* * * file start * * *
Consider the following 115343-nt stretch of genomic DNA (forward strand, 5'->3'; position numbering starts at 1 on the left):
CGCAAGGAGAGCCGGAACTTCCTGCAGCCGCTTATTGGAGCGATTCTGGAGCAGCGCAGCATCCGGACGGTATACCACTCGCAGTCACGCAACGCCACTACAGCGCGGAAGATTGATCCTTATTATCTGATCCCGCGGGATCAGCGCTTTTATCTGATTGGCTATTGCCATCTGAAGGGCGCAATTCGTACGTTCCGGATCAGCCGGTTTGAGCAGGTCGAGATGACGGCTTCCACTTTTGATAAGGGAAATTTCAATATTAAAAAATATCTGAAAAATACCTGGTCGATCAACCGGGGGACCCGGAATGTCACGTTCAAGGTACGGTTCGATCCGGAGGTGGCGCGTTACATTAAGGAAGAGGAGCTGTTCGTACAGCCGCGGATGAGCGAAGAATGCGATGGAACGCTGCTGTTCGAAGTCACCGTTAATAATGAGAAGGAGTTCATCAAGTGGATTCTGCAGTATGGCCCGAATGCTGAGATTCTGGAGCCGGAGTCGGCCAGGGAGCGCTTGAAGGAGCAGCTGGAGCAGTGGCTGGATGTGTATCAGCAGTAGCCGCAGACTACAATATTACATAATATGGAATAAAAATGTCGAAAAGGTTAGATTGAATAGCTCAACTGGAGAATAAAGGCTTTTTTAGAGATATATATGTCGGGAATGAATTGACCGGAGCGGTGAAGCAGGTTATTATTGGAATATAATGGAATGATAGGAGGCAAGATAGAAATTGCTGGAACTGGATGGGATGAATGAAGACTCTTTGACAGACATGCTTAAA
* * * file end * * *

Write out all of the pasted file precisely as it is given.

Consider the following 115343-nt stretch of genomic DNA (forward strand, 5'->3'; position numbering starts at 1 on the left):
CGCAAGGAGAGCCGGAACTTCCTGCAGCCGCTTATTGGAGCGATTCTGGAGCAGCGCAGCATCCGGACGGTATACCACTCGCAGTCACGCAACGCCACTACAGCGCGGAAGATTGATCCTTATTATCTGATCCCGCGGGATCAGCGCTTTTATCTGATTGGCTATTGCCATCTGAAGGGCGCAATTCGTACGTTCCGGATCAGCCGGTTTGAGCAGGTCGAGATGACGGCTTCCACTTTTGATAAGGGAAATTTCAATATTAAAAAATATCTGAAAAATACCTGGTCGATCAACCGGGGGACCCGGAATGTCACGTTCAAGGTACGGTTCGATCCGGAGGTGGCGCGTTACATTAAGGAAGAGGAGCTGTTCGTACAGCCGCGGATGAGCGAAGAATGCGATGGAACGCTGCTGTTCGAAGTCACCGTTAATAATGAGAAGGAGTTCATCAAGTGGATTCTGCAGTATGGCCCGAATGCTGAGATTCTGGAGCCGGAGTCGGCCAGGGAGCGCTTGAAGGAGCAGCTGGAGCAGTGGCTGGATGTGTATCAGCAGTAGCCGCAGACTACAATATTACATAATATGGAATAAAAATGTCGAAAAGGTTAGATTGAATAGCTCAACTGGAGAATAAAGGCTTTTTTAGAGATATATATGTCGGGAATGAATTGACCGGAGCGGTGAAGCAGGTTATTATTGGAATATAATGGAATGATAGGAGGCAAGATAGAAATTGCTGGAACTGGATGGGATGAATGAAGACTCTTTGACAGACATGCTTAAA